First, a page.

“In the shadow of that sign that said 'Yankee Go Home!', he brought three small gifts to us, me and the two gate guards,” Bracewell remembers. “And in his broken English he said, 'Thank you for being in my country and keeping my country free.'”
Know that come Christmas Eve as the clock rounds toward midnight the world over, wakeful watch-keepers of the United States military will mark those minutes far from home.
Some may be minding the helm of a warship at sea. Some monitor communications through the night. Some guard the perimeter of a safe zone, so others can rest. Some may even pilot aircraft through the dark, alone between heaven and earth on that night when once the angels sang.
Keep us mindful, dear God, of their sacrifices on our behalf. Give them your peace at this Christmas season and bless them, we pray, every one.
Where is the sex? Where are the African bureaucrats needing partners to cash out millions of a dictator’s blood money? Where are the wacky, the exotic and the incomprehensible scam e-mails that used to clog inboxes?
This is no scientific study, but based on a study of the junk mail received in our pickensprogress.com filter over several days, the wild and lurid has given way to desperate and boring in terms of online scams.
There is still plenty of junk mail clogging Internet servers, but it has morphed in the past year or so to reflect a nation more excited by COBRA health insurance than “meet [ing] hot singles in your area.”
In the earlier days of the Internet, sex/porn was the pitch in roughly 90 percent of all junk e-mail, with the other ten percent being offers to split millions in some type of ill-gotten gains. There were also a few fake dog giveaways where you still had to send money.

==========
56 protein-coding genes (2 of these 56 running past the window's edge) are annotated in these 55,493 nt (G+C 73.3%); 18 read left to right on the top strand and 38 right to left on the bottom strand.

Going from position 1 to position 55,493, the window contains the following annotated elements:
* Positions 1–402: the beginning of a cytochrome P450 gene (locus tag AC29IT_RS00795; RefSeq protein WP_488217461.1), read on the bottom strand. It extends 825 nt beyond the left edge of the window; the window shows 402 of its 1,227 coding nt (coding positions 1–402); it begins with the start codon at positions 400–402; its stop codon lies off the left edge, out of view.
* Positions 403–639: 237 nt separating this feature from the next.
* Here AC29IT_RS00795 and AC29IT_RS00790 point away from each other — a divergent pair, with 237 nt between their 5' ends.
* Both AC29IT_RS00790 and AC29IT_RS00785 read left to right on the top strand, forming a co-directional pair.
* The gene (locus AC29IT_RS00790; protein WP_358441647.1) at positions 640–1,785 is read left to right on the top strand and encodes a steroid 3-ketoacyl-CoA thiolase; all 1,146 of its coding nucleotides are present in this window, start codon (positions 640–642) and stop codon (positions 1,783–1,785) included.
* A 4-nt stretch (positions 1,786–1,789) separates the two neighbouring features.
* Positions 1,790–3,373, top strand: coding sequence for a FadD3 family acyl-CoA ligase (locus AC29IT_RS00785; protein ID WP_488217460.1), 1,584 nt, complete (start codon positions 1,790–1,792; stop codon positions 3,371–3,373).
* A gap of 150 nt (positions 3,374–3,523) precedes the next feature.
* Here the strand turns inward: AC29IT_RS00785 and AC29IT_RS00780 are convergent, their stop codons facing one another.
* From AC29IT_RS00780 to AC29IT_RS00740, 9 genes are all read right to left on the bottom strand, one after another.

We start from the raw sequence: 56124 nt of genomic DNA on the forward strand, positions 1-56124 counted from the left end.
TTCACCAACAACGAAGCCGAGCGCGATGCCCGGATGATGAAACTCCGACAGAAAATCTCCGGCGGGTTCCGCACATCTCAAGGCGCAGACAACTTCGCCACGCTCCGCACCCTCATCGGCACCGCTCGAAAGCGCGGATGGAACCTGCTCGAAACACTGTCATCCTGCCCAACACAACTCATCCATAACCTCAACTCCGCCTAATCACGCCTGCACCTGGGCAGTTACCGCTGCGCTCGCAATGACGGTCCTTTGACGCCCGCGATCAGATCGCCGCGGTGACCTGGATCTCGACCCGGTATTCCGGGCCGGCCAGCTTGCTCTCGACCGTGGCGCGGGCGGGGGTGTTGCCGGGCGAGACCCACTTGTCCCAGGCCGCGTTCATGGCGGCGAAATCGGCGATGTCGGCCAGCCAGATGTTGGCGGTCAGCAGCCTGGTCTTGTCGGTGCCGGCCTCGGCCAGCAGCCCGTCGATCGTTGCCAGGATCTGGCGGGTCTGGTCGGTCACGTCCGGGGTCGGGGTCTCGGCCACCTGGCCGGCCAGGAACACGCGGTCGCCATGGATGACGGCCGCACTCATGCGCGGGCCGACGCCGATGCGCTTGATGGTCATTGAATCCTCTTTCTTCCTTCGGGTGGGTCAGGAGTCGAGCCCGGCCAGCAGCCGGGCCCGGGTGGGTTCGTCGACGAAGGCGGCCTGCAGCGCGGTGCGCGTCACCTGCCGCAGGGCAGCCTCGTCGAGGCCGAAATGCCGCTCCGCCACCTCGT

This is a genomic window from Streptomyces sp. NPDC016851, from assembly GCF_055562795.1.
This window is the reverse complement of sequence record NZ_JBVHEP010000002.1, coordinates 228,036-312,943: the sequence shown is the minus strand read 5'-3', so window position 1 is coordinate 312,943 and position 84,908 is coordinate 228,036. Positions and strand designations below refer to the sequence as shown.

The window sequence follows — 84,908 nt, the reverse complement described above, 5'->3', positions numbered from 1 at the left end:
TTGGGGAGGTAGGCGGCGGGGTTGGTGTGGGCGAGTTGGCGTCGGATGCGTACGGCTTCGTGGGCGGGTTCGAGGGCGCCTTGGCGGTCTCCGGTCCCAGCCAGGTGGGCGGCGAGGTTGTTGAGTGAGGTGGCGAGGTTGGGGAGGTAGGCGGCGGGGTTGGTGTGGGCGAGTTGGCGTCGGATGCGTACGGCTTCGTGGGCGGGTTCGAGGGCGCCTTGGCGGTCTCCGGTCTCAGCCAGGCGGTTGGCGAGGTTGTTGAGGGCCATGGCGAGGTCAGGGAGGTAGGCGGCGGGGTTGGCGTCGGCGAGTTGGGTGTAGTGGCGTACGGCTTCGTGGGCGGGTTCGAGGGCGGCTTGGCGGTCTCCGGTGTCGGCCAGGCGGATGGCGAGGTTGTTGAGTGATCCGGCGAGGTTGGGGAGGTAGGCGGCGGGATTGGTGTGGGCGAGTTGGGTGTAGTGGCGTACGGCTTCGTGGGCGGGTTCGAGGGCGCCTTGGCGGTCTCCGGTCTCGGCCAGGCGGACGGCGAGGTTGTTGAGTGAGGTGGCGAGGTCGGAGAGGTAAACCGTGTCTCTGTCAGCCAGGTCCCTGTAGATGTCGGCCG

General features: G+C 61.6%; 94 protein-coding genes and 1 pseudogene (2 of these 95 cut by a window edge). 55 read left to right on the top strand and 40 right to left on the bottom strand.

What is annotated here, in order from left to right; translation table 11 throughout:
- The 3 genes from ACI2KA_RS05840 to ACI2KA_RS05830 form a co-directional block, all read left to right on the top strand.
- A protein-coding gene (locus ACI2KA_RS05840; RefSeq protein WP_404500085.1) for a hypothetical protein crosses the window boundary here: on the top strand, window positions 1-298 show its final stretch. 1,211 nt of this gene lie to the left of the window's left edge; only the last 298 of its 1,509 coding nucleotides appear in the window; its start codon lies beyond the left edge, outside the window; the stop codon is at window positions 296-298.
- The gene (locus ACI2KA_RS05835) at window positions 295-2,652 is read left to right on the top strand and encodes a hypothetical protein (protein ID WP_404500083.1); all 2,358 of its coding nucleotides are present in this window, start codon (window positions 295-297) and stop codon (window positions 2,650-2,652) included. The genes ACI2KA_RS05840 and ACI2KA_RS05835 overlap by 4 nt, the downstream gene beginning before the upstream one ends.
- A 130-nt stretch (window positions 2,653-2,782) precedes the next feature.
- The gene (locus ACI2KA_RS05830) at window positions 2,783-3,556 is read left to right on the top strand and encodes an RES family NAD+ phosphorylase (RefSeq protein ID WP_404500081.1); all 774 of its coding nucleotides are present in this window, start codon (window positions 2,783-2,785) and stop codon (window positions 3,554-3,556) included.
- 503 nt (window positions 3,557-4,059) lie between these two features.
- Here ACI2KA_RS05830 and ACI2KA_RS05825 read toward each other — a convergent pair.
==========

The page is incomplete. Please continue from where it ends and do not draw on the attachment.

Now unscrupulous offers veer toward illegally restoring a credit rating or getting you a credit card despite your poor credit score. No one would write a movie script where the villain’s scheme was that boring.
For those not plumbing the depths of their junk mail filters, these finance schemes have become the standard fare of online hooligans. Offers involving personal finance in our junk mail filter over the past month outpaced offers for the exotic/erotic by more than 100 to 1 (especially if you took out the multiple offers for Viagra that came in isolated batches, offering discounts of between 56 and 89 percent).
Looking at the most recent 100 junk mails, more than 70 were offers for low priced modern essentials – insurance, credit scores, credit cards. Included were the following subject lines: “less than perfect credit,” “get VA loan now,” “cash when you need it.”
A few others related to coupons – “Oodles of free coupons” and “save $75 a week.”
Another category also preyed upon people’s financial/job uncertainty, touting educational help such as “MBA questions,” “find business school programs,” “need help paying for college.”
One of the more frequent offers didn’t fall into any category and struck us as particularly odd. A large number of junk mails in the past month have offered language classes - “Master Languages like the CIA.” It’s hard to see how the senders of these e-mails believe there are hundreds sitting at home bemoaning their inability to decipher Italian just waiting for an online offer.
There probably aren’t many sociology experiments that draw conclusions based on what junk-mailers are sending out and maybe for a good reason.
But you can’t help but notice a change in the baits put out to American Internet users. Reflecting our national mood, the offers now are mundane daily concerns – health insurance, home loans, credit ratings.
If you were to use junk-mail frequency to define the national mood, it’s hard to be optimistic about the economy while realizing that scam artists are working angles focused on cheap insurance.
While little more than a modern annoyance, scam e-mail topics maybe can be read as something like signs of the times. In flush times, scammers probably wouldn’t hassle us much with offers of cheap insurance. You know things need improving when even junk-mail scams paint a grim economic picture.